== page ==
Jarrett plays brilliantly.
Personally, I love Jarrett's playing; he is one of the most sensitive and lyrical of contemporary pianists, and his long illness has deprived us of what would surely have been a larger body of baroque music recordings. So make your own mind up.
I highly recommend this collection to lovers of Bach, Jarrett and the diabolical harpsichord.
Wanda Landowska brought the Goldbergs out of hiding on the harpsichord in the '40s and Glenn Gould made them a bonafide hit on the piano in the '50s, opening the floodgates for keyboardists of all stripes. So, in one of his earlier recorded voyages into the classical world, Keith Jarrett is up against an imposing legacy as he tackles what has become the most famous set of variations in Western music. First, he chooses to play them on a double-manual harpsichord – which makes the task somewhat easier, avoiding the finger-tangling cross hand difficulties that can trip up a piano performance.
Filmed at London s Hammersmith Apollo on 12th December 1993 this previously unreleased concert film captures the then newly reformed Dio on the last night of their European tour in support of the Strange Highways album. With a line-up of Ronnie James Dio (vocals), Vinny Appice (drums), Jeff Pilson (bass) and Tracy G (guitar) the band delivered a blistering performance…
An amazing piece of work – a massive eight-disc boxed set that contains every one of Fats Domino's 1949-1962 Imperial waxings. That's a tremendous load of one artist, but the legacy of Domino and his partner Dave Bartholomew is so consistently innovative and infectious that it never grows tiresome for a second. From the clarion call of "The Fat Man," Domino's 1949 debut, to the storming "Dance with Mr. Domino" in 1962, he typified everything charming about Crescent City R&B, his Creole patois and boogie-based piano a non-threatening vehicle for the rise of rock & roll. A thick, photo-filled book accompanies the disc, and there's an exhaustive discography that makes sense of Domino's many visits to Cosimo Matassa's studios. If you care about Fats Domino, this is the package for you!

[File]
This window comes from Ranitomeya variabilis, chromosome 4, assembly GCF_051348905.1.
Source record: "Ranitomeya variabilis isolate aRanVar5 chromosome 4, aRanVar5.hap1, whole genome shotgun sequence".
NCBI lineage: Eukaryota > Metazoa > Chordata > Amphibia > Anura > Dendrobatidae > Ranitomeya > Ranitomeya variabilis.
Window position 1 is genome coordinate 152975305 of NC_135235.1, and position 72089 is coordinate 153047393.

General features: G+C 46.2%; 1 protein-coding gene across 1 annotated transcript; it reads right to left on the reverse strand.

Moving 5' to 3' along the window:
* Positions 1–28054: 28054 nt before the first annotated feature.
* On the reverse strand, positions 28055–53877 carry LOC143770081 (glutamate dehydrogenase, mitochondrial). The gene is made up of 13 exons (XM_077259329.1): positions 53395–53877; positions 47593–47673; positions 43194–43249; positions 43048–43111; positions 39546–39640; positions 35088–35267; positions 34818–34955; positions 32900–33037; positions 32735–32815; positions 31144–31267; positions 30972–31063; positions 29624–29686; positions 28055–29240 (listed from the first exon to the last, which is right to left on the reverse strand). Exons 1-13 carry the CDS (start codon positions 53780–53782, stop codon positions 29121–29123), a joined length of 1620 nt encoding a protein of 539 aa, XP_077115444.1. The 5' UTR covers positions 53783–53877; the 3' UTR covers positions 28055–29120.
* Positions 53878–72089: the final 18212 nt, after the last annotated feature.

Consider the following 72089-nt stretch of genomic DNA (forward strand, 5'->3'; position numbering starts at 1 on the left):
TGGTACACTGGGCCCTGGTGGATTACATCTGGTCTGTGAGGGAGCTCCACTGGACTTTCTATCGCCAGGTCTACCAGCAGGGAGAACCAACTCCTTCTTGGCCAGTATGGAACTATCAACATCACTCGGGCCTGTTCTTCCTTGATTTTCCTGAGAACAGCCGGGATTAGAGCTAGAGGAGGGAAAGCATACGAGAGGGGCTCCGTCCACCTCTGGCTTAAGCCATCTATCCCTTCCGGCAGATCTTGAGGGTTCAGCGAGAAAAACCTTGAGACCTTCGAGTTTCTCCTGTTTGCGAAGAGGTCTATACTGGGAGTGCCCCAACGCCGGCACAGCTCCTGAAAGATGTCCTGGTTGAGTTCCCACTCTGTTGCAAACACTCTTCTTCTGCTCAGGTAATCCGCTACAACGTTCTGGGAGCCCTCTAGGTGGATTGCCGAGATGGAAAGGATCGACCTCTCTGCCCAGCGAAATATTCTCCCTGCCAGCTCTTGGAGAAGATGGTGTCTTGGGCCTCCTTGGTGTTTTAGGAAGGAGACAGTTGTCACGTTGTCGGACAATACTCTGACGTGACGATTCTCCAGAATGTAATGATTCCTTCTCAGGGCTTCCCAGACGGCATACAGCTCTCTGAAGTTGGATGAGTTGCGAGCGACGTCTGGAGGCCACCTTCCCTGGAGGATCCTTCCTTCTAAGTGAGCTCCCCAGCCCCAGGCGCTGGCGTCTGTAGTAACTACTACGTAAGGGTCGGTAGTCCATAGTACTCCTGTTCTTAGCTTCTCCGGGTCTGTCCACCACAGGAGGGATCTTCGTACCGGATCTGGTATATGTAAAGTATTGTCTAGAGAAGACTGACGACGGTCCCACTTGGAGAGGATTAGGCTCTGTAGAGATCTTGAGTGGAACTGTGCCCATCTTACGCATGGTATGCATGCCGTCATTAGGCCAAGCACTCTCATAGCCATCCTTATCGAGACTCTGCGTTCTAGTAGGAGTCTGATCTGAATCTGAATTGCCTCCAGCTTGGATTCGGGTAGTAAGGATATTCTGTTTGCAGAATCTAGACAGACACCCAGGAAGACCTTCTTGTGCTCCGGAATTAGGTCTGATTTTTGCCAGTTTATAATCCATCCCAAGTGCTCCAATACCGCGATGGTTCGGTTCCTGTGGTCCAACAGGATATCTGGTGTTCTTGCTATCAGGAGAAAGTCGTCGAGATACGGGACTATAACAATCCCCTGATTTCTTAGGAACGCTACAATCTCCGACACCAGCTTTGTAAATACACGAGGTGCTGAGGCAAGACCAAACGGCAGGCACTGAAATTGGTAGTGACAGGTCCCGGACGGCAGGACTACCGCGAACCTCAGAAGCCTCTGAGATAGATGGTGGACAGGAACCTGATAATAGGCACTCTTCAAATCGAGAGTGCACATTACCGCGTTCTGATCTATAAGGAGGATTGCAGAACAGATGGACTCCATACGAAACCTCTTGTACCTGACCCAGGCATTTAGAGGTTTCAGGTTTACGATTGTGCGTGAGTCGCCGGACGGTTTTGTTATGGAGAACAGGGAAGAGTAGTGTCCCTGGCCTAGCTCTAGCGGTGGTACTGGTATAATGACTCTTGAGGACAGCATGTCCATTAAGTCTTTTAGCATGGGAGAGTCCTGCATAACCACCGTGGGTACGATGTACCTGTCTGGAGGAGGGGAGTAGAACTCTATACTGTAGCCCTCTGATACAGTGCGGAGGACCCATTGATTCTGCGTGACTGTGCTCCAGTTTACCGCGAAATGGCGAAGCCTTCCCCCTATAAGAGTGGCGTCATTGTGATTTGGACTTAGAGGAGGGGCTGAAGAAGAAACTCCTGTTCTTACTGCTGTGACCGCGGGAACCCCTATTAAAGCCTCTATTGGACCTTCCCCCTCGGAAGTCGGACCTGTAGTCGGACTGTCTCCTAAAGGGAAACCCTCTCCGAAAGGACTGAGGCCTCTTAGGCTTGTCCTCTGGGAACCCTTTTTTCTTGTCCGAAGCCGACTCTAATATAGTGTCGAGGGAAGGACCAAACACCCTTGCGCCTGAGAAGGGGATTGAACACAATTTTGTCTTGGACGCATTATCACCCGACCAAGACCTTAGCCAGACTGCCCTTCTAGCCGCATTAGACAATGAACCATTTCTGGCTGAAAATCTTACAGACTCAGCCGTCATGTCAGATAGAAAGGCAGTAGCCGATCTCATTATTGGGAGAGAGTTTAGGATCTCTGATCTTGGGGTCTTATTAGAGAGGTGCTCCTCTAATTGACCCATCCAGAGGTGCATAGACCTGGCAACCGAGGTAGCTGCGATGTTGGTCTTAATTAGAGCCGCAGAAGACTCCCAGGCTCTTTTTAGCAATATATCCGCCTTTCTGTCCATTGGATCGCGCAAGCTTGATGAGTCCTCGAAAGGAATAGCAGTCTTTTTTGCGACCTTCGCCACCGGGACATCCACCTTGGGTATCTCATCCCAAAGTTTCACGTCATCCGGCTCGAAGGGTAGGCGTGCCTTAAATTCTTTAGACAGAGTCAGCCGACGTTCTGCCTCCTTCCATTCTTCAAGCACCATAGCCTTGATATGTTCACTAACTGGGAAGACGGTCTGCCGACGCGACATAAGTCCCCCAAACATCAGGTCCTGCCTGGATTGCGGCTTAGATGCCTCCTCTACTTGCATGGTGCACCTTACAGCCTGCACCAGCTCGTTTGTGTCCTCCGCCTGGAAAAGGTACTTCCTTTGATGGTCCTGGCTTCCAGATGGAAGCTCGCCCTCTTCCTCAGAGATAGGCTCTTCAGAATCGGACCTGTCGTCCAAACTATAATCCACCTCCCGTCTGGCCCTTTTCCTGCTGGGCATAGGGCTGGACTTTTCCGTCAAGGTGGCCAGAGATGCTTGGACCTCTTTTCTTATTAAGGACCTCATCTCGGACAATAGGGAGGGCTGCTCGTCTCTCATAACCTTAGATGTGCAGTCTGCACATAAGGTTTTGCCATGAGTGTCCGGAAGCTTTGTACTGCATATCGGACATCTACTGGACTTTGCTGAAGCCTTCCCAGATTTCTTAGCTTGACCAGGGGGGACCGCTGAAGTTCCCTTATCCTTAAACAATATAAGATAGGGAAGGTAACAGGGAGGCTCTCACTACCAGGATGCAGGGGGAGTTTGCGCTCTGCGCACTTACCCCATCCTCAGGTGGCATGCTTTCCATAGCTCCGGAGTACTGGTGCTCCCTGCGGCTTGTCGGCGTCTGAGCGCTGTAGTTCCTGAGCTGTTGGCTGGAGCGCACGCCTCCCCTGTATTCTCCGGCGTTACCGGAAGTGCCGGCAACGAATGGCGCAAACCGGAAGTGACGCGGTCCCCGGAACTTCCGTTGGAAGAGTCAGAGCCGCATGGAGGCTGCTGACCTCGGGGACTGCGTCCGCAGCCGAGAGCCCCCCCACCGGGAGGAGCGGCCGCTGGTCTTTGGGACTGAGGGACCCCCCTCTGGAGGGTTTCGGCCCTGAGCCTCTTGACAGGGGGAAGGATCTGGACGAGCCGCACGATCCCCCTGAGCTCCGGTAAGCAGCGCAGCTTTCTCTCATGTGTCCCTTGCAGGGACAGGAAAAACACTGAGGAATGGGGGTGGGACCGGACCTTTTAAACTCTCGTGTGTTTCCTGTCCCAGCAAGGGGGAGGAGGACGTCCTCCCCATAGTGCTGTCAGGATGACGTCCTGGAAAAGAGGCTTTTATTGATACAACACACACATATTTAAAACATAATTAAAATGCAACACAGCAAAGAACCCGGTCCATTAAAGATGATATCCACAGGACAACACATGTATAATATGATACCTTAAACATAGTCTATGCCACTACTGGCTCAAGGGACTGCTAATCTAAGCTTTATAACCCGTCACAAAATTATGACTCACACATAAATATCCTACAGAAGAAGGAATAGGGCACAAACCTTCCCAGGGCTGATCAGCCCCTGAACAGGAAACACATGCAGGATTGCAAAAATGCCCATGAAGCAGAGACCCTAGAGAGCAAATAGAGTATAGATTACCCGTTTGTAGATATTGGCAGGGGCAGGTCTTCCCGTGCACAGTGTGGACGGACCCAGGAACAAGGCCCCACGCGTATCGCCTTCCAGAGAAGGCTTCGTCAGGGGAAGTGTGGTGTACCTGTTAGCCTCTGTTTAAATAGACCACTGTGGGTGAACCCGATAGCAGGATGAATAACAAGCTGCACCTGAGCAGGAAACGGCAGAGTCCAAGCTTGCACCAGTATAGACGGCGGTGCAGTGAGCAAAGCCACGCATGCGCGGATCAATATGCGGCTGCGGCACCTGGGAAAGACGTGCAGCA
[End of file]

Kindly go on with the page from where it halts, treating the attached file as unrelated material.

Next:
The classic music of John Lennon, united with original and unique film of John and Yoko in London, New York and Tokyo.
In 1992 Paul McCartney and his band began recording Off the ground, and preparing for the New World Tour. Director Aubrey Powell and his cameras were with them every step of the way. The film shows Paul rehearsing, recording at Abbey Road, and performing live.
60 songs, 22 (!) previously unreleased-including duets with Dylan, the Dead, Kris Kristofferson, Donovan, Judy Collins and sister Mimi Farina, etc.-together with a 32-page full-color book packed with interviews and rare pix! From We Shall Overcome through The Night They Drove Old Dixie Down to Diamonds and Rust , her complete career. This is a big ol' box of Baez; certainly more than any casual fan would need. The hits are here ("Diamonds and Rust," "The Night They Drove Old Dixie Down"), along with a treasure trove of rare duets (with Kris Kristofferson, Bob Gibson, Donovan, and others) and previously unreleased tracks (including a giddy 1965 concert duet with Bob Dylan on his "Mama, You Been on My Mind"). The depth and breadth of Baez's work–from her early traditional bent ("Silver Dagger") to her fine choices from contemporary writers (Merle Haggard, John Prine)–is well-represented. The striking beauty of her voice is, too.